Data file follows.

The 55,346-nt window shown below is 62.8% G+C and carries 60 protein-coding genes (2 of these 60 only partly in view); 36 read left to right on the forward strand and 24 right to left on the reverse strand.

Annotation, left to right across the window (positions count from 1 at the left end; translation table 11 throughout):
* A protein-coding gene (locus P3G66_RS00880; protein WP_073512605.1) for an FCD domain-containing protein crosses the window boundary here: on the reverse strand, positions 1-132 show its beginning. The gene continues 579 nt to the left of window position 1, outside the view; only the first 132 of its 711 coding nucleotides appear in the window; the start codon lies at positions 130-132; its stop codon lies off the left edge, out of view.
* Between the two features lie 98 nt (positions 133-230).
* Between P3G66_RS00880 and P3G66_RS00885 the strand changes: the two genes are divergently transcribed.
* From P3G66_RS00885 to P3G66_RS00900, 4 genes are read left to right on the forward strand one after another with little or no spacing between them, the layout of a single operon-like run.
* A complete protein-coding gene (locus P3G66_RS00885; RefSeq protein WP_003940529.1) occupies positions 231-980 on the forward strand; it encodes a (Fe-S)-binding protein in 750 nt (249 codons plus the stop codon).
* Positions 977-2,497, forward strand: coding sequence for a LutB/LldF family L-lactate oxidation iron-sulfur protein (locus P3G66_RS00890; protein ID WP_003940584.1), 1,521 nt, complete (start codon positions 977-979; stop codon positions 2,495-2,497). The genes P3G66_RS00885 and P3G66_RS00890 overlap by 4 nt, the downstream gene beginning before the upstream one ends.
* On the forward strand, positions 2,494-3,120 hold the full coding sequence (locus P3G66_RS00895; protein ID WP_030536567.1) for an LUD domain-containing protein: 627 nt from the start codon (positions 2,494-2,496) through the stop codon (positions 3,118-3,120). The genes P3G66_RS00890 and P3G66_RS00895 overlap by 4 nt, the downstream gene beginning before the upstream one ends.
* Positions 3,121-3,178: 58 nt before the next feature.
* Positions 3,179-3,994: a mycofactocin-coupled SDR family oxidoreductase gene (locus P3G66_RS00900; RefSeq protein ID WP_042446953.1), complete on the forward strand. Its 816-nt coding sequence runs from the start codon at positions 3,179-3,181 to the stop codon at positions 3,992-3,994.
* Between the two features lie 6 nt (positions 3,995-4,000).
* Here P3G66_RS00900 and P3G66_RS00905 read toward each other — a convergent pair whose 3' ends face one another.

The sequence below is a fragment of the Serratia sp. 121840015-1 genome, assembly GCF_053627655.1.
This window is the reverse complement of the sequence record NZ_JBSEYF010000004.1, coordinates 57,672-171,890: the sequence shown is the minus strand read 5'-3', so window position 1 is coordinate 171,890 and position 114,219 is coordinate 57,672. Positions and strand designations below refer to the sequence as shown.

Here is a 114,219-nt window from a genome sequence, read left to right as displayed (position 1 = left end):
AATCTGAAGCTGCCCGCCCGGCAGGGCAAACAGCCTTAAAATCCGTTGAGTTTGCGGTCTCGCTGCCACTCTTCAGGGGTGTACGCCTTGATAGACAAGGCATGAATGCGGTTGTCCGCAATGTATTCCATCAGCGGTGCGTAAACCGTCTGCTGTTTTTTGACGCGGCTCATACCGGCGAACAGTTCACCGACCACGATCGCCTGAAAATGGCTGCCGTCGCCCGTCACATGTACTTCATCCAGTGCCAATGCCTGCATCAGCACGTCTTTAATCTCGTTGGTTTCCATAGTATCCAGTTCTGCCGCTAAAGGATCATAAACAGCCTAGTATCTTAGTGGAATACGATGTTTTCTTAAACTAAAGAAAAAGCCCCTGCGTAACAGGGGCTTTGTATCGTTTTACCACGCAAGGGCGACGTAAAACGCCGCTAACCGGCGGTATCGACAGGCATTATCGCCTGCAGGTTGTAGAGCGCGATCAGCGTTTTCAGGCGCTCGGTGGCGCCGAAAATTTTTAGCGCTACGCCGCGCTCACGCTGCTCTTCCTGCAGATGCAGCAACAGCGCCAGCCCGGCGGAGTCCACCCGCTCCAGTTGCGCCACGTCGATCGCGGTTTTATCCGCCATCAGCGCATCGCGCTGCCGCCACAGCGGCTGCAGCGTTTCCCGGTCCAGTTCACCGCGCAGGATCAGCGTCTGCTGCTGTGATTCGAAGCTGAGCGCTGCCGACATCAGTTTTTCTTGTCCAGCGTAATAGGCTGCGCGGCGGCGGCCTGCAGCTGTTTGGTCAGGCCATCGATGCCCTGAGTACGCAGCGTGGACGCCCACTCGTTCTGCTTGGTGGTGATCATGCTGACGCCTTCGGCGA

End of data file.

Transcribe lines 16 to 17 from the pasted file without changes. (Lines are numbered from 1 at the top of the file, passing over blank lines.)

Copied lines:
Here is a 114,219-nt window from a genome sequence, read left to right as displayed (position 1 = left end):
AATCTGAAGCTGCCCGCCCGGCAGGGCAAACAGCCTTAAAATCCGTTGAGTTTGCGGTCTCGCTGCCACTCTTCAGGGGTGTACGCCTTGATAGACAAGGCATGAATGCGGTTGTCCGCAATGTATTCCATCAGCGGTGCGTAAACCGTCTGCTGTTTTTTGACGCGGCTCATACCGGCGAACAGTTCACCGACCACGATCGCCTGAAAATGGCTGCCGTCGCCCGTCACATGTACTTCATCCAGTGCCAATGCCTGCATCAGCACGTCTTTAATCTCGTTGGTTTCCATAGTATCCAGTTCTGCCGCTAAAGGATCATAAACAGCCTAGTATCTTAGTGGAATACGATGTTTTCTTAAACTAAAGAAAAAGCCCCTGCGTAACAGGGGCTTTGTATCGTTTTACCACGCAAGGGCGACGTAAAACGCCGCTAACCGGCGGTATCGACAGGCATTATCGCCTGCAGGTTGTAGAGCGCGATCAGCGTTTTCAGGCGCTCGGTGGCGCCGAAAATTTTTAGCGCTACGCCGCGCTCACGCTGCTCTTCCTGCAGATGCAGCAACAGCGCCAGCCCGGCGGAGTCCACCCGCTCCAGTTGCGCCACGTCGATCGCGGTTTTATCCGCCATCAGCGCATCGCGCTGCCGCCACAGCGGCTGCAGCGTTTCCCGGTCCAGTTCACCGCGCAGGATCAGCGTCTGCTGCTGTGATTCGAAGCTGAGCGCTGCCGACATCAGTTTTTCTTGTCCAGCGTAATAGGCTGCGCGGCGGCGGCCTGCAGCTGTTTGGTCAGGCCATCGATGCCCTGAGTACGCAGCGTGGACGCCCACTCGTTCTGCTTGGTGGTGATCATGCTGACGCCTTCGGCGA